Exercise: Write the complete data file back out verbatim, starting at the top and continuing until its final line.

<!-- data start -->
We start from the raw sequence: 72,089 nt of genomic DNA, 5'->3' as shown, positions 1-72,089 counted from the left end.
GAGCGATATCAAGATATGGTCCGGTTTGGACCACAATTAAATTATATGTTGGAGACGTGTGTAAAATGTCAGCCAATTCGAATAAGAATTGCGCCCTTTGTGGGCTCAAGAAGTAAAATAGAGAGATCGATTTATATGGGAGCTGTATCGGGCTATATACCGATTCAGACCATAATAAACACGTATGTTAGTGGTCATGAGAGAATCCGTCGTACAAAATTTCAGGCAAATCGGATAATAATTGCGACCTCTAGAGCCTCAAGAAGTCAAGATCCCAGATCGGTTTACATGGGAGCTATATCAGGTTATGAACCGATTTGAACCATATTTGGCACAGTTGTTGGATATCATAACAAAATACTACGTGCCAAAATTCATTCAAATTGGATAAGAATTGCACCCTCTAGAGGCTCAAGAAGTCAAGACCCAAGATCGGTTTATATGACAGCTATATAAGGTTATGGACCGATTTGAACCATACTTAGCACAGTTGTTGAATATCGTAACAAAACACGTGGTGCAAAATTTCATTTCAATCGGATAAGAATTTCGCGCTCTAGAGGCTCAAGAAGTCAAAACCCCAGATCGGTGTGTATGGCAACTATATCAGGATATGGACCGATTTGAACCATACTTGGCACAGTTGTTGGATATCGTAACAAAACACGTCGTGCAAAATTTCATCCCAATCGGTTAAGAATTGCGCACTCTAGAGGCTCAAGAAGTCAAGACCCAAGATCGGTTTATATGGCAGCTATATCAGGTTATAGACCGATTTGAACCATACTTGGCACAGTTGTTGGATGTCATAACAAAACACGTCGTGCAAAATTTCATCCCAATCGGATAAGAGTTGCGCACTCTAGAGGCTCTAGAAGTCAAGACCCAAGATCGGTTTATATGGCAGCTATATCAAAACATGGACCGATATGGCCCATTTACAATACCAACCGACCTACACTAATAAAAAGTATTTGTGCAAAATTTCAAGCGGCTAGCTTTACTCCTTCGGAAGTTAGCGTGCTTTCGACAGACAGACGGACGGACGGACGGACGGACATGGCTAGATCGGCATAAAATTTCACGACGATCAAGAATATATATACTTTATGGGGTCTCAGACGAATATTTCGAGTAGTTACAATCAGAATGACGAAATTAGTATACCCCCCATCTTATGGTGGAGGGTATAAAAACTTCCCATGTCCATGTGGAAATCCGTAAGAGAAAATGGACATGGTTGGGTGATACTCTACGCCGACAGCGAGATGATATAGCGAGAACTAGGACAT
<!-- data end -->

We start from the raw sequence: 72,089 nt of genomic DNA, 5'->3' as shown, positions 1-72,089 counted from the left end.
GAGCGATATCAAGATATGGTCCGGTTTGGACCACAATTAAATTATATGTTGGAGACGTGTGTAAAATGTCAGCCAATTCGAATAAGAATTGCGCCCTTTGTGGGCTCAAGAAGTAAAATAGAGAGATCGATTTATATGGGAGCTGTATCGGGCTATATACCGATTCAGACCATAATAAACACGTATGTTAGTGGTCATGAGAGAATCCGTCGTACAAAATTTCAGGCAAATCGGATAATAATTGCGACCTCTAGAGCCTCAAGAAGTCAAGATCCCAGATCGGTTTACATGGGAGCTATATCAGGTTATGAACCGATTTGAACCATATTTGGCACAGTTGTTGGATATCATAACAAAATACTACGTGCCAAAATTCATTCAAATTGGATAAGAATTGCACCCTCTAGAGGCTCAAGAAGTCAAGACCCAAGATCGGTTTATATGACAGCTATATAAGGTTATGGACCGATTTGAACCATACTTAGCACAGTTGTTGAATATCGTAACAAAACACGTGGTGCAAAATTTCATTTCAATCGGATAAGAATTTCGCGCTCTAGAGGCTCAAGAAGTCAAAACCCCAGATCGGTGTGTATGGCAACTATATCAGGATATGGACCGATTTGAACCATACTTGGCACAGTTGTTGGATATCGTAACAAAACACGTCGTGCAAAATTTCATCCCAATCGGTTAAGAATTGCGCACTCTAGAGGCTCAAGAAGTCAAGACCCAAGATCGGTTTATATGGCAGCTATATCAGGTTATAGACCGATTTGAACCATACTTGGCACAGTTGTTGGATGTCATAACAAAACACGTCGTGCAAAATTTCATCCCAATCGGATAAGAGTTGCGCACTCTAGAGGCTCTAGAAGTCAAGACCCAAGATCGGTTTATATGGCAGCTATATCAAAACATGGACCGATATGGCCCATTTACAATACCAACCGACCTACACTAATAAAAAGTATTTGTGCAAAATTTCAAGCGGCTAGCTTTACTCCTTCGGAAGTTAGCGTGCTTTCGACAGACAGACGGACGGACGGACGGACGGACATGGCTAGATCGGCATAAAATTTCACGACGATCAAGAATATATATACTTTATGGGGTCTCAGACGAATATTTCGAGTAGTTACAATCAGAATGACGAAATTAGTATACCCCCCATCTTATGGTGGAGGGTATAAAAACTTCCCATGTCCATGTGGAAATCCGTAAGAGAAAATGGACATGGTTGGGTGATACTCTACGCCGACAGCGAGATGATATAGCGAGAACTAGGACAT